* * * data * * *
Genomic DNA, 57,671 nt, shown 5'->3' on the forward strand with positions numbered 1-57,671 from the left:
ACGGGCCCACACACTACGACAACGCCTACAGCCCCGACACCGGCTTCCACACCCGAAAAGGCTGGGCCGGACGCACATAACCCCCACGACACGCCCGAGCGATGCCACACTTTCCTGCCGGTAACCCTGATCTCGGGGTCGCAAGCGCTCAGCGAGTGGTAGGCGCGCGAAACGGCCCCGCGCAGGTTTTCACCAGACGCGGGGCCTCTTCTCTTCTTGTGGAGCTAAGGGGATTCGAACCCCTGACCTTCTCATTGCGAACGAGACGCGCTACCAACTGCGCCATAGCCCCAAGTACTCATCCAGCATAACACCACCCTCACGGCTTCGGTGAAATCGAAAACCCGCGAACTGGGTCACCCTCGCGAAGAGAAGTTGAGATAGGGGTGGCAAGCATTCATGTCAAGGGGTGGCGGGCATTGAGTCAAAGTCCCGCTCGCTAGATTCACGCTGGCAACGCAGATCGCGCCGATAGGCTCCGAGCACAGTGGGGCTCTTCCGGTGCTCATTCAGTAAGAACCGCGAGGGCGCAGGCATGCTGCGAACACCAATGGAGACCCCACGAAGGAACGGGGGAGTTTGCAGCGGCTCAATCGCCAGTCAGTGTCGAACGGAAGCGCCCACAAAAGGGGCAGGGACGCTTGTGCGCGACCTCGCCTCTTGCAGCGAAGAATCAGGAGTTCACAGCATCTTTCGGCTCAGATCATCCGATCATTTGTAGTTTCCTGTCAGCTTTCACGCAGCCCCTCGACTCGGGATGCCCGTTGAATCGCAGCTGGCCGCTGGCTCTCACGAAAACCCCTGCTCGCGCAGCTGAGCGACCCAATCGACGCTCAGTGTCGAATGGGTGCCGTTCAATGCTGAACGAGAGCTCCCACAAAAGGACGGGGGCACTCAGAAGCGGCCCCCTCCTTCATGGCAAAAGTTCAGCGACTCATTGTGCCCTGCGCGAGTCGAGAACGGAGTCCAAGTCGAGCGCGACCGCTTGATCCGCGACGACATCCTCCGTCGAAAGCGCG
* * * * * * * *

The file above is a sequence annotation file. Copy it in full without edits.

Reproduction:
Genomic DNA, 57,671 nt, shown 5'->3' on the forward strand with positions numbered 1-57,671 from the left:
ACGGGCCCACACACTACGACAACGCCTACAGCCCCGACACCGGCTTCCACACCCGAAAAGGCTGGGCCGGACGCACATAACCCCCACGACACGCCCGAGCGATGCCACACTTTCCTGCCGGTAACCCTGATCTCGGGGTCGCAAGCGCTCAGCGAGTGGTAGGCGCGCGAAACGGCCCCGCGCAGGTTTTCACCAGACGCGGGGCCTCTTCTCTTCTTGTGGAGCTAAGGGGATTCGAACCCCTGACCTTCTCATTGCGAACGAGACGCGCTACCAACTGCGCCATAGCCCCAAGTACTCATCCAGCATAACACCACCCTCACGGCTTCGGTGAAATCGAAAACCCGCGAACTGGGTCACCCTCGCGAAGAGAAGTTGAGATAGGGGTGGCAAGCATTCATGTCAAGGGGTGGCGGGCATTGAGTCAAAGTCCCGCTCGCTAGATTCACGCTGGCAACGCAGATCGCGCCGATAGGCTCCGAGCACAGTGGGGCTCTTCCGGTGCTCATTCAGTAAGAACCGCGAGGGCGCAGGCATGCTGCGAACACCAATGGAGACCCCACGAAGGAACGGGGGAGTTTGCAGCGGCTCAATCGCCAGTCAGTGTCGAACGGAAGCGCCCACAAAAGGGGCAGGGACGCTTGTGCGCGACCTCGCCTCTTGCAGCGAAGAATCAGGAGTTCACAGCATCTTTCGGCTCAGATCATCCGATCATTTGTAGTTTCCTGTCAGCTTTCACGCAGCCCCTCGACTCGGGATGCCCGTTGAATCGCAGCTGGCCGCTGGCTCTCACGAAAACCCCTGCTCGCGCAGCTGAGCGACCCAATCGACGCTCAGTGTCGAATGGGTGCCGTTCAATGCTGAACGAGAGCTCCCACAAAAGGACGGGGGCACTCAGAAGCGGCCCCCTCCTTCATGGCAAAAGTTCAGCGACTCATTGTGCCCTGCGCGAGTCGAGAACGGAGTCCAAGTCGAGCGCGACCGCTTGATCCGCGACGACATCCTCCGTCGAAAGCGCG